Another April 15 has come and gone.
The inaugural and dreaded Tax Day initially fell on March 1, 1914. There was no withholding tax, so the full amount of federal taxes owed by individuals was payable on Tax Day. In 1919, the date was moved to March 15, and in 1955, the date was moved again to April 15.
This year, the last day for Americans to file their 2022 income tax returns was April 18. This was because April 15 fell on a Saturday (Tax Day cannot occur on a weekend), and April 16 (the IRS-recognized Emancipation Day holiday in Washington D.C.) fell on a Sunday (so it was celebrated on Monday, April 17).
As happens every year, article after article was written about how the tax code is too large and complex, which makes figuring one’s income tax very confusing and time-consuming. Suggestions are often offered to simplify taxpaying. Sometimes libertarians even contribute their two cents’ worth to the topic.
Adam N. Michel “is director of tax policy studies at the Cato Institute, where he focuses on analyzing the economic and budgetary effects of taxation in the United States.” In his recent article “Four Ways to Simplify Taxpaying,” he points out:
The U.S. tax code is too complex, and structural reforms are needed.
The United States has at least 6 different sets of rules on how a child might qualify a family for tax benefits, more than 15 distinct tax programs targeted at higher education, 18 different tax-advantaged savings accounts, and 14 different deductions for people who itemize. The task of merely describing how these tax programs work is the subject of hundreds of pages of IRS instructions and countless inscrutable forms and worksheets.
He then suggests:
Short of remaking the entire tax system, simple changes could help streamline some of the most complicated sections of the individual tax code and allow Congress to lower tax rates with the savings.
Policymakers should strive to design a tax system in which Americans can more easily understand what they owe in taxes and why.
Simplicity is only one of many important goals in designing a tax system, but it should not be neglected.
Congress should streamline definitions and eligibility criteria for child and dependent benefits, consolidate education tax subsidies, simplify the taxation of savings, and repeal itemized deductions.
Elsewhere in his article, he proposes “modest reforms to streamline child-related tax benefits, education subsidies, retirement and other savings accounts, and itemized deductions.”
Although there is no question that the tax code is too large and complex, and that figuring one’s income tax is too confusing and time-consuming, this libertarian plan to simplify taxpaying misses the mark.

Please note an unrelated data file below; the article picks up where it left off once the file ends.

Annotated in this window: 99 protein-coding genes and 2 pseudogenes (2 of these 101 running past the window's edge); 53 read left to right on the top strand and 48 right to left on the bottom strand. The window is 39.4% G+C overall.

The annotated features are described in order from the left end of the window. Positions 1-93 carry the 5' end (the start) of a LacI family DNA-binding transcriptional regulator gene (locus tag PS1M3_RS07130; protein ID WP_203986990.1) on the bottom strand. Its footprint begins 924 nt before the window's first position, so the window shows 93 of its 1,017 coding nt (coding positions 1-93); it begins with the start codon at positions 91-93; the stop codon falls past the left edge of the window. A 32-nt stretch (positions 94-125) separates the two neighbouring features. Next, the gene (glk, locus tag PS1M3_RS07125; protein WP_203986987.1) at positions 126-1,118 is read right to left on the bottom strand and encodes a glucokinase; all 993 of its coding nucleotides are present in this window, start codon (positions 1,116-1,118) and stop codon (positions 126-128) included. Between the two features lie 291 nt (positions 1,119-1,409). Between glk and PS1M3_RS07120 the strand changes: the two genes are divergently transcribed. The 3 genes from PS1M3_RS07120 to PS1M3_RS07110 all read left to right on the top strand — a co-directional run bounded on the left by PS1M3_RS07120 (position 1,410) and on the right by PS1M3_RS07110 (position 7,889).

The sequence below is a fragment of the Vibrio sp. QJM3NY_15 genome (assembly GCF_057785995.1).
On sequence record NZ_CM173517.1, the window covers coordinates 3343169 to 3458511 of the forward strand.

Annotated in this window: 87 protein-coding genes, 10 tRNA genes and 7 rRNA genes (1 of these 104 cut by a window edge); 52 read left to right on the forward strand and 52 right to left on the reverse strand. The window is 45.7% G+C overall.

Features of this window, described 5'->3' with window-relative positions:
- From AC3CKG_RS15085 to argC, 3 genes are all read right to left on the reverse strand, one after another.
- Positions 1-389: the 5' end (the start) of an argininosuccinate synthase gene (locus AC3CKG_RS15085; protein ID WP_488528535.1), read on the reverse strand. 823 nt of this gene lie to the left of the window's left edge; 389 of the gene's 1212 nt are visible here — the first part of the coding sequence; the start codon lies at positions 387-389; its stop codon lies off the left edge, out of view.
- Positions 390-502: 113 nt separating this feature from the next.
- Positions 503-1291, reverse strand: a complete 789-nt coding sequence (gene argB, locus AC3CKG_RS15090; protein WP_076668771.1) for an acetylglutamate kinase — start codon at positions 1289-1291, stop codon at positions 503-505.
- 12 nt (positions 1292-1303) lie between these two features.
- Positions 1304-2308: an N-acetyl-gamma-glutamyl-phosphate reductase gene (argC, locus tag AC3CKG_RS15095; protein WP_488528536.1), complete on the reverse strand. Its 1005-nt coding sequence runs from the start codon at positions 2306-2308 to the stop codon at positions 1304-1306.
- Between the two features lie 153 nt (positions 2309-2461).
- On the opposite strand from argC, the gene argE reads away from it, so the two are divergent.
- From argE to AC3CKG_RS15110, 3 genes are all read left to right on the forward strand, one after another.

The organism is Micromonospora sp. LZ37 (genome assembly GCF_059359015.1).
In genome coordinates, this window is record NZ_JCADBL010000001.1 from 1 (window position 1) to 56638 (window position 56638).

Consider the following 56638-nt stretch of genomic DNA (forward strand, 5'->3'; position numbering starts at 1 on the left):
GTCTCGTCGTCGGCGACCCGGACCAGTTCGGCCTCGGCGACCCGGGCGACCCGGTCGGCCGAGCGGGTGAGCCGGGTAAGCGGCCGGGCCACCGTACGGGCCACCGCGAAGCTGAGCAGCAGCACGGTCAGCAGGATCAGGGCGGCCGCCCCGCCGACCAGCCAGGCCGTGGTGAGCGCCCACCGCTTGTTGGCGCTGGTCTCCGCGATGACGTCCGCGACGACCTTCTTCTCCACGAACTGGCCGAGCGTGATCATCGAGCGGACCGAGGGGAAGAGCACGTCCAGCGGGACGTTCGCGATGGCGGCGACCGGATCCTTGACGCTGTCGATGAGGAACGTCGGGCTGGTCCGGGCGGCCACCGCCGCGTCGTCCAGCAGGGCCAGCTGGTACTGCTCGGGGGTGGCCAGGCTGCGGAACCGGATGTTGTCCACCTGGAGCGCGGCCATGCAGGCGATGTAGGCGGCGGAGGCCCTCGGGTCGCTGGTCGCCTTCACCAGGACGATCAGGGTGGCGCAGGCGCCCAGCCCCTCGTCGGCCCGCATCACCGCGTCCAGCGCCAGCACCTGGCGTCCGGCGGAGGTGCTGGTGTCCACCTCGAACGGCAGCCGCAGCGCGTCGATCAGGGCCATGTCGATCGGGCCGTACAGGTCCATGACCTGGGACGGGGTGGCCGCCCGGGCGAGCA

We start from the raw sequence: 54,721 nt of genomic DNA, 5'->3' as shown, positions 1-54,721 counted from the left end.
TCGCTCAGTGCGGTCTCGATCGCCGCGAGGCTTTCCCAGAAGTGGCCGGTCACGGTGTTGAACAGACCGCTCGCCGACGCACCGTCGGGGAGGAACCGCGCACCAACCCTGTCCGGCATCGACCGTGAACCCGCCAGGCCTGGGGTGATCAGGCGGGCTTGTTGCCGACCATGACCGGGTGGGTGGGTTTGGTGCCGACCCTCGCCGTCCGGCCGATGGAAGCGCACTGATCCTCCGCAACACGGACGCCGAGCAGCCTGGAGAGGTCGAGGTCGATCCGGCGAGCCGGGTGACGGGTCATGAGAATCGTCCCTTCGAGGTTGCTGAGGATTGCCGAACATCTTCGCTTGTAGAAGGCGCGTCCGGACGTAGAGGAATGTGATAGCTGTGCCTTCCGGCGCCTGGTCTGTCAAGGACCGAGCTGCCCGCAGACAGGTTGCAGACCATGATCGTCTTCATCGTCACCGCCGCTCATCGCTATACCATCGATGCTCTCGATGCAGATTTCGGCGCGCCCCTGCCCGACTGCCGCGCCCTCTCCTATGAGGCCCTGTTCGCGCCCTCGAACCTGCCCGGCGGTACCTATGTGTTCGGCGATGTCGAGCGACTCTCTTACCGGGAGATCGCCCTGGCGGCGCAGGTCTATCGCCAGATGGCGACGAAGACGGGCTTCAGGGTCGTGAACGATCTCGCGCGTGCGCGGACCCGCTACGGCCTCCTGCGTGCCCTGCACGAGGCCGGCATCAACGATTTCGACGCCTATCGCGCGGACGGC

First, for the typical American family with children and one or two adults who work a regular job and receive a W-2, a little bit of time with a computer and a tax program like Turbo Tax takes most of the complexity out of filing income taxes. For over 50 years, the Volunteer Income Tax Assistance Program (VITA), which is staffed by volunteers at community centers, libraries, schools, and local nonprofit organizations who are trained to provide basic tax preparation assistance, has helped those with low incomes, a disability, or limited English-speaking skills prepare their taxes. Tax Counseling for the Elderly (TCE) also provides free tax help, primarily for taxpayers who are 60 and older.
Second, the complexity of the tax code is the least of the problems with the tax code. The tax code is highly progressive, so much so that every year, the top 1 percent of taxpayers pay more in income taxes than the bottom 90 percent combined, and the bottom 50 percent of taxpayers pay only about 3 percent of the income taxes. The tax code also takes too much money out of the hands of Americans. The current incarnation of the tax code has seven tax brackets. Five of them are over 20 percent, with the highest rate being 37 percent. This is on top of the 12.4 percent (split equally between employer and employee) Social Security tax that Americans pay on the first $160,200 of their income and the 2.9 percent (split equally between employer and employee) Medicare tax that Americans pay on every dollar of their income. It doesn’t matter how simple the tax code is if the federal government is taking that much of our money.
And third, plans to help the government simplify how it robs us so that Americans feel better about paying their taxes flies in the face of the libertarian view of the tax code: The tax code should not exist, because taxation is theft. This, however, does not mean that libertarians are naïve. Since the United States has a tax code and an income tax, and since the United States has armed IRS agents — and these things are not going away anytime soon — any change to the tax code that results in more money staying in the hands of Americans and out of the hands of Uncle Sam is a good thing. Therefore, the only plans that libertarians should be coming up with are plans that result in the federal government lowering tax rates, shrinking the tax base, expanding tax credits, and increasing deductions — in short, anything that lets Americans hang on to more of their money.
In short, libertarian plans to simplify or reform the tax code, or to make it flatter or fairer, miss the mark by a wide margin.